Fighting between Syrian government troops and opposition forces near the Turkish border features high in Arab news coverage Wednesday, with the head of the Syrian opposition in exile declaring that there can be no negotiation with Bashar Assad, and calling for international intervention.
“France fears a ‘regional conflict’ and Iran proposes observers from the ‘communication group,'” reads the top headline of the London-based daily Al-Hayat. The paper reports heavy fighting between the Syrian army and insurgents near the Tal Abyad border crossing with Turkey, which the opposition tried to take over on Tuesday. (Update: The rebels eventually succeeded in taking the crossing later on Wednesday.)
Abdul Basit Sida, the head of the opposition’s Syrian National Council (SNC), tells Al-Hayat that “emergency intervention to stop the killing” in Syria has become imperative, and calls for “a swift Arab initiative.”
Speaking from Doha, Qatar, following a meeting with the Qatari foreign minister, Sida says that no serious plan for intervention has yet been put forward, and that Qatar supports taking the Syrian issue back to the UN Security Council.
Sida tells the daily that he met the international envoy to Syria Lakhdar Brahimi and warned him against producing a similar initiative to that of his predecessor Kofi Annan. Any new initiative, Sida says, must have a clear mechanism for stopping the government violence on the ground.
“Battles near the Turkish border, and Dempsey warns against Syrian chemical weapons,” reads the headline of the Saudi-owned daily A-Sharq Al-Awsat. The paper reports that Syrian jets bombarded the northeastern Syrian city of Deir el-Zour, exploding oil barrels, on Tuesday.
Meanwhile, Lakhdar Brahimi was forced to leave the Zaatari refugee camp in Jordan earlier than planned due to protests by Syrian refugees against his meeting with Assad. According to A-Sharq Al-Awsat, a group of youths pelted Brahimi’s convoy with stones as it was leaving the camp.
‘Perhaps Mosri’s government wants to launch its tenure as far as possible from the foreign policy paradigms of the Mubarak era. It has the right to do so, except this decision in particular harms Syria’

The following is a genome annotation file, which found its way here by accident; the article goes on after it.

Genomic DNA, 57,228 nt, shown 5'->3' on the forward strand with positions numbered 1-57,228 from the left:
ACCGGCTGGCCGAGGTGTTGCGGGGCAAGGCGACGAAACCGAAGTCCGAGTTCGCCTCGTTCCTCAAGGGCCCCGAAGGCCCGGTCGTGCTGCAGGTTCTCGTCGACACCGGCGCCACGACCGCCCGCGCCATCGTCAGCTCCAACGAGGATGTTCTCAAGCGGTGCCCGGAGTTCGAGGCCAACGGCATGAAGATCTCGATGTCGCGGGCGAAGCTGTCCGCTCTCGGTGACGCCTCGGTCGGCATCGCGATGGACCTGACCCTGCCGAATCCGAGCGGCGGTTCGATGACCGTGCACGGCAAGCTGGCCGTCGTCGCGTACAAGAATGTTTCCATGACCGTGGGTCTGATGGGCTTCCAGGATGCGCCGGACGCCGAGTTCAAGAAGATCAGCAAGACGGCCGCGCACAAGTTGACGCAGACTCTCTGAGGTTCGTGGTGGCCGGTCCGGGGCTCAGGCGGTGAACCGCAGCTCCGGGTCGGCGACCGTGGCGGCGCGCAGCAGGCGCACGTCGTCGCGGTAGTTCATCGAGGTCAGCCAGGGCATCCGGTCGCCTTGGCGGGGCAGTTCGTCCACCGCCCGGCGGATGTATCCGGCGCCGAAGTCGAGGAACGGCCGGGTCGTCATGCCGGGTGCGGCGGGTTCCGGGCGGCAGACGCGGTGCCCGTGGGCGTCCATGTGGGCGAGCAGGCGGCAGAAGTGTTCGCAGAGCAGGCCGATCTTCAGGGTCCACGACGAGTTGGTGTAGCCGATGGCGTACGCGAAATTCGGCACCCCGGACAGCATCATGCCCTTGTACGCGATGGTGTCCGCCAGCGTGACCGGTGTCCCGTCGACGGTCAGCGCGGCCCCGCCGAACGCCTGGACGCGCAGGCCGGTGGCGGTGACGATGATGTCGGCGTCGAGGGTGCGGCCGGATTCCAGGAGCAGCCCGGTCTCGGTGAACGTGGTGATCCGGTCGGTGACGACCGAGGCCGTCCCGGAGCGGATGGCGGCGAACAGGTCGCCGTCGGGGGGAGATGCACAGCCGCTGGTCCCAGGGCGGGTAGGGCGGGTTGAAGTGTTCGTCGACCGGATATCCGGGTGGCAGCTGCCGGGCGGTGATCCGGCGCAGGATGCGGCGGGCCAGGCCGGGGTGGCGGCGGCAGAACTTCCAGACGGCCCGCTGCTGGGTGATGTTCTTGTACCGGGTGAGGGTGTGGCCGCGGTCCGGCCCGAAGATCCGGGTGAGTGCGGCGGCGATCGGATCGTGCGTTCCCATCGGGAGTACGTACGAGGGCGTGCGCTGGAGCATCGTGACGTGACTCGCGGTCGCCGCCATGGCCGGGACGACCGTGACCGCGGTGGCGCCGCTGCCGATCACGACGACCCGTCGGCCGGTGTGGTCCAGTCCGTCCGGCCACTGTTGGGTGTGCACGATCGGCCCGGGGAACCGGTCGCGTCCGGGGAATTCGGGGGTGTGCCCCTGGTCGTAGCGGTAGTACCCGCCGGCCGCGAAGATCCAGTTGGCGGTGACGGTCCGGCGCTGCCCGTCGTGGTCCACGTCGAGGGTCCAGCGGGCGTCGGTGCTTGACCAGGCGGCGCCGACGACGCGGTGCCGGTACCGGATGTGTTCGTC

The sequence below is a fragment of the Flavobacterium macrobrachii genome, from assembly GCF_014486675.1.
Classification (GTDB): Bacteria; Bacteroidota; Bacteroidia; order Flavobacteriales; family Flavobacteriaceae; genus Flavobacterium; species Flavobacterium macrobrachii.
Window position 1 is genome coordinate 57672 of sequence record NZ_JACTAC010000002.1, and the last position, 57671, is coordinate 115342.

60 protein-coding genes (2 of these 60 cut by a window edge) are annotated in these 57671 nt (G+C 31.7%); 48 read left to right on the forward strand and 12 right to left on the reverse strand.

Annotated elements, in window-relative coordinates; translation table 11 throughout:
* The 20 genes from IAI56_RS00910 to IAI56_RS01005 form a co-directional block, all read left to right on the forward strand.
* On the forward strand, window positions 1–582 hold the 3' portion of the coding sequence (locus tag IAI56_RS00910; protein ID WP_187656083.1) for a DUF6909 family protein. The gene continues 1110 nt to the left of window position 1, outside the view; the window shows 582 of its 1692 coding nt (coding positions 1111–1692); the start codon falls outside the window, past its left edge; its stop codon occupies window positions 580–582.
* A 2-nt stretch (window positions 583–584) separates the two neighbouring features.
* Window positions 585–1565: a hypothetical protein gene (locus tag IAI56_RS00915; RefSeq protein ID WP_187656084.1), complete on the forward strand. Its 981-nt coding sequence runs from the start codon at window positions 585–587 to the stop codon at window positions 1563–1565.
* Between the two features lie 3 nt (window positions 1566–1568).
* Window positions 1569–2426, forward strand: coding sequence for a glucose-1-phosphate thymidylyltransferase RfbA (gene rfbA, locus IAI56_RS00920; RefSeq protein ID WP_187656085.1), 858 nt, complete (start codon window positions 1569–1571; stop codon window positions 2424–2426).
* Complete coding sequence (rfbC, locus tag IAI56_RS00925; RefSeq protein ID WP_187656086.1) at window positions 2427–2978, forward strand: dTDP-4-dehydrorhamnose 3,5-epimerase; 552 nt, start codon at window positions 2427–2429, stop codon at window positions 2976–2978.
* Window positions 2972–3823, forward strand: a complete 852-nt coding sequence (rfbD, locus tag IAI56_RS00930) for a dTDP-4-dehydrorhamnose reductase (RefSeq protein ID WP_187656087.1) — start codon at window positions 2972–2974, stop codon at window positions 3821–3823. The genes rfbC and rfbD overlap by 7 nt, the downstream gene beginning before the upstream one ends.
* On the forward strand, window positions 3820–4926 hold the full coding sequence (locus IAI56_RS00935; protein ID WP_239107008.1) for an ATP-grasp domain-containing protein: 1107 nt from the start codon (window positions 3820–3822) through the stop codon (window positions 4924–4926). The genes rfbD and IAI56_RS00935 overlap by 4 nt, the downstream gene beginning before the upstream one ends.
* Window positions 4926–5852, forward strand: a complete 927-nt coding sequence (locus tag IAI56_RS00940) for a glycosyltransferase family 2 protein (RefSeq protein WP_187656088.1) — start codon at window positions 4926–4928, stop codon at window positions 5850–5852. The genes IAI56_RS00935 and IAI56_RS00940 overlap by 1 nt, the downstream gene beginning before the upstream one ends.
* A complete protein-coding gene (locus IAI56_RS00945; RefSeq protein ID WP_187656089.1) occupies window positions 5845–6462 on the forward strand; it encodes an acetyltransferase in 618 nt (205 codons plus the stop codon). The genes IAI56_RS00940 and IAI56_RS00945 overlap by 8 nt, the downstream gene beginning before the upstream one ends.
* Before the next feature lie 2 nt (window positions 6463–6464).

The Qatar-based news channel Al-Jazeera leads its coverage of Syria with a report by Amnesty international claiming that the Assad regime has intensified its campaign against civilians. The organization argued that the UN Security Council is paralyzed due to internal divisions, and called on the international community to try Syrian war criminals in the International Criminal Court in the Hague.
An Al-Jazeera reporter, broadcasting from the northern village of Kansafra, near Idlib, says that residents have fled their homes and taken refuge in ancient caves, where they hide from government aerial bombings.
A-Sharq Al-Awsat columnist Abdul Rahman Rashed praises the new and robust Egyptian foreign policy, but claims that involving Iran in the solution has alienated Saudi Arabia and is wrong.
“Perhaps Morsi’s government wants to launch its tenure as far as possible from the foreign policy paradigms of the Mubarak era. It has the right to do so; except that this decision in particular harms Syria and will harm Egypt’s highest interests,” writes Rashed.
Jordan’s Muslim Brotherhood wants to change the kingdom
Al-Hayat reports Wednesday on a secret document being drafted by the Jordanian Muslim Brotherhood, which will change Jordan into a “constitutional monarchy” and weaken the powers of the king.
According to unnamed Islamist sources, the new political vision of the Jordanian Muslim Brotherhood is similar to that of its Egyptian counterpart.
The plan, which will make the king a figurehead rather than the almost absolute ruler he is today, was presented to the Jordanian parliament’s upper chamber, the Shura Council, in 2006 and again in 2009, but was rejected.
According to unnamed Islamist sources, the new political vision of the Jordanian Muslim Brotherhood is similar to that of its Egyptian counterpart
Zaki Bani Rsheid, a Muslim Brotherhood official, tells Al-Hayat that the document still requires a few months before it can be completed. But government spokesman Samaah Ma’aiteh, a former Islamist, says that the Muslim Brotherhood cannot hope to affect Jordanian politics if it decides to go ahead with its intention to boycott the upcoming parliamentary elections.
Meanwhile, the London-based daily Al-Quds Al-Arabi reports that the Jordanian government is trying to convince Palestinians in the refugee camps to take part in the elections, in a bid to curb the Muslim Brotherhood drive to boycott them.